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downsample data adapively/​"intellige​ntly"

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Andreas
Andreas on 16 Sep 2021
Edited: Andreas on 17 Sep 2021
I have a set of data that contains ~7800 data points (the red curve in the figure). I have reduced the number of data points with downsample() to 19 data points (blue curve). However, I would like to position the points more "intelligently". Is there a function in Matlab where the points are placed with some kind of least square minimization/adaptive spacing? The data is currently stored in a struct (data.Stress and data.Strain).
The number of data points must be possible to fix by the user (e.g. =19 in this case).
The most important part of the curve is the beginning, but I think that a general minimization would give a good enough result.
Adding a point between the first and second point and remoing one point where the curve is more or less linear would give a good-enough result. But modifying the curve manually isn't so attractive as there are quite a few curves to process.
  1 Comment
Mathieu NOE
Mathieu NOE on 17 Sep 2021
hello
I would suggest you do a linear interpolation, but the new x vector should have more points in the beginning compared to the end of the curve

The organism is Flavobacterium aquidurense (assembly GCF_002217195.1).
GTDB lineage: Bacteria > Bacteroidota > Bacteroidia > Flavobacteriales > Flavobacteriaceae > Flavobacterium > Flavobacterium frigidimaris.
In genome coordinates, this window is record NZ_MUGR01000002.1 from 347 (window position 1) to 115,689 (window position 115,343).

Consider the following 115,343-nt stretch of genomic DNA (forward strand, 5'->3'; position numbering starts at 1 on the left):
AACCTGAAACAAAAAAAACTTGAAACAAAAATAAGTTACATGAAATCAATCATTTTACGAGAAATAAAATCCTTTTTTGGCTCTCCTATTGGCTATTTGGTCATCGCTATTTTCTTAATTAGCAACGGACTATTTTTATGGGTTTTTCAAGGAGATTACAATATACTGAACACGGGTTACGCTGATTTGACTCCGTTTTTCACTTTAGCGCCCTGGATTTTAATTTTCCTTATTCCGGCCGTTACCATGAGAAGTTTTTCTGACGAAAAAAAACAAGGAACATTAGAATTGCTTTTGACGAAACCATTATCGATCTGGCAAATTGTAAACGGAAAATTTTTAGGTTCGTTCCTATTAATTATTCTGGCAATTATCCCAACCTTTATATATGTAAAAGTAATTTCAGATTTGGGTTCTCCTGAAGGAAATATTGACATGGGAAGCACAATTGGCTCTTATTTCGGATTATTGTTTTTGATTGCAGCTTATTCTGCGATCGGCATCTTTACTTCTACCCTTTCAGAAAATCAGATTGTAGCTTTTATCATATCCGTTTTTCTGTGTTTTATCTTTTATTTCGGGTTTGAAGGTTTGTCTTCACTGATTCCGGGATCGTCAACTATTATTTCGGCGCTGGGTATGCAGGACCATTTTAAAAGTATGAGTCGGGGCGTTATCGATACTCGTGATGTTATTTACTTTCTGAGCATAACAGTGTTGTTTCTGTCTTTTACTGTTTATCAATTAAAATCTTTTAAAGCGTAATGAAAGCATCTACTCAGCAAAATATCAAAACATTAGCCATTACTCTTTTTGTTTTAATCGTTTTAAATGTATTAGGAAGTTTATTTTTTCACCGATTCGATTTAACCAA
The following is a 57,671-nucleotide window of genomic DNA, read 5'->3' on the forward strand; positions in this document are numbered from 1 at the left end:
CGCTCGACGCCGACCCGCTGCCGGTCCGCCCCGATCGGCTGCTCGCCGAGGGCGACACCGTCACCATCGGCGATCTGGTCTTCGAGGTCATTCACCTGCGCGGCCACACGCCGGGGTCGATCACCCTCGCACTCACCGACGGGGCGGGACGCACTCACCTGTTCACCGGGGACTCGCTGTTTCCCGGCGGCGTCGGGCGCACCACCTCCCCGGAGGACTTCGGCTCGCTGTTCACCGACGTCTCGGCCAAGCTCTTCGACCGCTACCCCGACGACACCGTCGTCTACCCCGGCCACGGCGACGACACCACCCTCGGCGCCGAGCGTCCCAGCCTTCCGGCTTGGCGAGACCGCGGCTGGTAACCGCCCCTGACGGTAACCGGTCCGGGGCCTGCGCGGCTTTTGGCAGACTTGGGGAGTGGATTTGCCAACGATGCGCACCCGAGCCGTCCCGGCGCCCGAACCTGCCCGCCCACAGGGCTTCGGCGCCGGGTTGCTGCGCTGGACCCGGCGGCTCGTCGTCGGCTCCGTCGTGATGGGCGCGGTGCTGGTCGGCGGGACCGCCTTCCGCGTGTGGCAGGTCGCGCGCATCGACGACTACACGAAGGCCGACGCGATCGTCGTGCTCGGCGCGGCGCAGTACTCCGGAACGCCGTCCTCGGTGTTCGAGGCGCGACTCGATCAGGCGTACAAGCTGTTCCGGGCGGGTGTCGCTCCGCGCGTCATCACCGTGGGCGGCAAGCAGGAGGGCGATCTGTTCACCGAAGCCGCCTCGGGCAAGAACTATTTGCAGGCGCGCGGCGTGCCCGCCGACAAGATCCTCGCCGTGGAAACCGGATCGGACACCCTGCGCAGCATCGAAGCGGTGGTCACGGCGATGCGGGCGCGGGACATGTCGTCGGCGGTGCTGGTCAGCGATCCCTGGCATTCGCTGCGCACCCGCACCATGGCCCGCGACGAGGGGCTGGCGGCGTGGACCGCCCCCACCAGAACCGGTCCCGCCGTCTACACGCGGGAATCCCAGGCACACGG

you can try different x axis distributions (linear decreasing or exponential) ....

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Accepted Answer

Jan
Jan on 17 Sep 2021
Edited: Jan on 17 Sep 2021
This is not a trivial problem. In the general case it is a global optimization problem and there can be a huge number of equivalent solutions.
The Douglas-Peuker-algorithm is a fair approach, if the input is given as discrete set of points, see: https://www.mathworks.com/help/images/ref/reducepoly.html or https://www.mathworks.com/matlabcentral/fileexchange/61046-douglas-peucker-algorithm
An alternative: Calculate the cumulative sum of the absolute values of the 2nd derivative. Now find rounded equidistant steps on this line. The higher the curvature, the more points you get:
x = linspace(0, 4*pi, 500);
y = sin(x);
n = 21; % Number of points
ddy = gradient(gradient(y, x), x); % 2nd derivative
sy = cumsum(abs(ddy));
idx = interp1(sy, 1:numel(x), linspace(sy(1), sy(end), n), 'nearest');
plot(x, y);
hold on
plot(x(idx), y(idx), 'ro');
This looks very nice even for a small number of points. To my surprise it looks such good, that this must be a standard approach. Does anybody know, how this algorithm is called?

More Answers (1)

Andreas
Andreas on 17 Sep 2021
Edited: Andreas on 17 Sep 2021
Thanks @Jan and @Mathieu NOE, I used bits and pieces from your input to this (principal) code
x = linspace(0,10,500);
y = log(x);
plot(x,y,'-r','LineWidth',2)
hold on
n = 12;
pot = 2.0;
% logarithmic
scale = x(end)/(10^pot-1.0);
red_x = (logspace(0,pot,n)-1.0)*scale;
red_y = interp1(x,y,red_x,'nearest');
red_y(1) = -3.9; %"cheating" for this example, as ln(0) -> -inf
plot(red_x,red_y,'-b*','LineWidth',2)
% linear
red_x = linspace(0,x(end),n);
red_y = interp1(x,y,red_x,'nearest');
red_y(1) = -3.9;
plot(red_x,red_y,'-co','LineWidth',2)
plot(x,y,'-r','LineWidth',2)
legend('Function log(x)','logarithmic distribution','linear distribution')
It gives a better interpolation for my types of curves with logarithmic distribution. Below is an example of my "real" curves.

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